Canada Could Use a Four-Day Work Week

It’s good for tourism, great for mental health, and proven to be effective

(Kristen Frier)

In New Zealand, Prime Minister Jacinda Ardern has sung the praises of the four-day work week as a method for supporting its COVID-decimated tourism economy. She reasons that having three whole days off could encourage people to travel more within their own countries, thereby boosting net tourism revenue without having to rely on visitors from overseas.

It’s a solution that could work very well in Canada, where we’re lucky enough to have access to almost every kind of tourist destination. Forests, beaches, mountains, deserts, lakes, hills, prairies, metropolises, and rural towns — Canada has it all. It’s even so close to the Arctic Circle that dog sledding is a popular activity up north. As the second-biggest nation in the world, our geographic diversity is incredible, and our government relies on those resources to attract tourists from near and far.

The Canadian tourism economy has been in “survival mode” since the pandemic hit in March. People cancelled their trips, flocked indoors, and stayed there, more or less, for four months. It makes sense that they didn’t want to hop a flight to paradise as cases climbed and health officials urged us to quarantine. It also makes sense that they started spending less money; the pandemic caused nation-wide layoffs and hour and pay cuts, and without CERB and CESB, many workers wouldn’t have been able to make ends meet, let alone go on a leisure trip.

After five months of social isolation, folks are starting to return to some semblance of pre-COVID life. It’s too soon to cross a border, but it could be an appropriate time to pack a tent and drive up the Sea-to-Sky.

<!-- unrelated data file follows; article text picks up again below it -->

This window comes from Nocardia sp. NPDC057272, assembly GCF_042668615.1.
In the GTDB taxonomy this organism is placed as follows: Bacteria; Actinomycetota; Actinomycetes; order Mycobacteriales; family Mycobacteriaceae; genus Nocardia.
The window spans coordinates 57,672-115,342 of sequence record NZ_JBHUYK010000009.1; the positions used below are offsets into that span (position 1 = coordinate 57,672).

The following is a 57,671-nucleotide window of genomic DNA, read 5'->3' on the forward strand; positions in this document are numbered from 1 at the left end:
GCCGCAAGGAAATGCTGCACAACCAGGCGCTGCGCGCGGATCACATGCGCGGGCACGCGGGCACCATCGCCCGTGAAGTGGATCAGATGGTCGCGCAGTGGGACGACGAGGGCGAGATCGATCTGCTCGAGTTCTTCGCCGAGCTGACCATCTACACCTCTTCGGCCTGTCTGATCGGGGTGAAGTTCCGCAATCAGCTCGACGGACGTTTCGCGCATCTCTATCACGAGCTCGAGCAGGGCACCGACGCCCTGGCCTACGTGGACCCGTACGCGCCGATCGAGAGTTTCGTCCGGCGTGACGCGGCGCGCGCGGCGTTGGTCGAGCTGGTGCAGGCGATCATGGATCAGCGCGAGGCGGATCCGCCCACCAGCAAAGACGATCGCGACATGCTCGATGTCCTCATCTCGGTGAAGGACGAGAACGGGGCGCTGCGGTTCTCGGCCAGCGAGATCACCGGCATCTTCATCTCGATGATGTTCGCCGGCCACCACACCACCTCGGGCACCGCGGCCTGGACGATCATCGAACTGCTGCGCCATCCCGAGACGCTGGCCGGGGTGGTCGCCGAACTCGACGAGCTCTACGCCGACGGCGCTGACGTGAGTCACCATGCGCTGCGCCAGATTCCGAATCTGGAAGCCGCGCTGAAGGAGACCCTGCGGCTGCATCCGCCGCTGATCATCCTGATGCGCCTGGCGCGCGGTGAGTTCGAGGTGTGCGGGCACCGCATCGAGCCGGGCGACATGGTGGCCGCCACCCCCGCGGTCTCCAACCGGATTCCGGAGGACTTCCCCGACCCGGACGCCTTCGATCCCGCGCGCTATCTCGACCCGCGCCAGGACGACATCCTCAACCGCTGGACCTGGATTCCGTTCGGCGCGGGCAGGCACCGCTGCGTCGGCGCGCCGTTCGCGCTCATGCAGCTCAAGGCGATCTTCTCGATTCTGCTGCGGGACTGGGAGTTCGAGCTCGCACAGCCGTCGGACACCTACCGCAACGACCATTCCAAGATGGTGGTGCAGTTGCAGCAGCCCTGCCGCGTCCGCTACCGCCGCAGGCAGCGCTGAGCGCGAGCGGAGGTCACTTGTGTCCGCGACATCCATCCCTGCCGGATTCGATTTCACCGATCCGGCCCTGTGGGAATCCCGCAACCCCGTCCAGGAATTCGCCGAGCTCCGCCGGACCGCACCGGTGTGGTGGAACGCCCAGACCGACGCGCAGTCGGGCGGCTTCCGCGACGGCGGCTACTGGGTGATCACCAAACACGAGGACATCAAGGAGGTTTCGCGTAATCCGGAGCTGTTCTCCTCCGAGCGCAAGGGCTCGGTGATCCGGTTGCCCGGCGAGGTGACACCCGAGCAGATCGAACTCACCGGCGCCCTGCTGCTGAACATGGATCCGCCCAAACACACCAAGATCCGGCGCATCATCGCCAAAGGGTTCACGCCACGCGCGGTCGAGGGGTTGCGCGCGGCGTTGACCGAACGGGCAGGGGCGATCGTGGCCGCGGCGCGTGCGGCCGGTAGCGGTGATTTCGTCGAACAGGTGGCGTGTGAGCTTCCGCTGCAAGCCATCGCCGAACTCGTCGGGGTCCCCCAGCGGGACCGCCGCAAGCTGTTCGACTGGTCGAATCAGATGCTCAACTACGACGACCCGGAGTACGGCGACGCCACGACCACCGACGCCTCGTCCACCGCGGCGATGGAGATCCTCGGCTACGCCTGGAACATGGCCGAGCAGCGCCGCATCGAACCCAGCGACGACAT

And that sounds nice, doesn’t it? The other benefit of a four-day work week is simply that it’s good for our mental health. Human beings may have adapted to staring at a computer for eight hours a day, but our bodies and minds aren’t wired that way by nature, and studies have shown that it’s good for us to get out of our regular environments and interact with the real world.

There’s also evidence that a shorter work week, well, works. It worked last year when Microsoft tested out a four-day model in Japan and boosted its productivity by 40 per cent. It worked in Auckland, New Zealand, where a 250-person trial of the four-day work week was tested. It found that it made workers happier, less stressed, and more productive. And it worked in Utah, when the state allowed all public employees to take a four-day work week in 2008 and 2009. As you might expect, people were more efficient and punctual. However, the state also saved more than $4 million through the project — simply because their workers were doing a better job more happily than they had before.

So what’s with the hesitation to drop the five-day system? Well, it was established during the industrial revolution, when women weren’t working and most men had laborious, union-less factory jobs. Those were pretty crumby conditions, and we’re not in them anymore. It’s time to modernize the Canadian work week to reflect the more flexible employment model that has become necessary during the COVID-19 pandemic.

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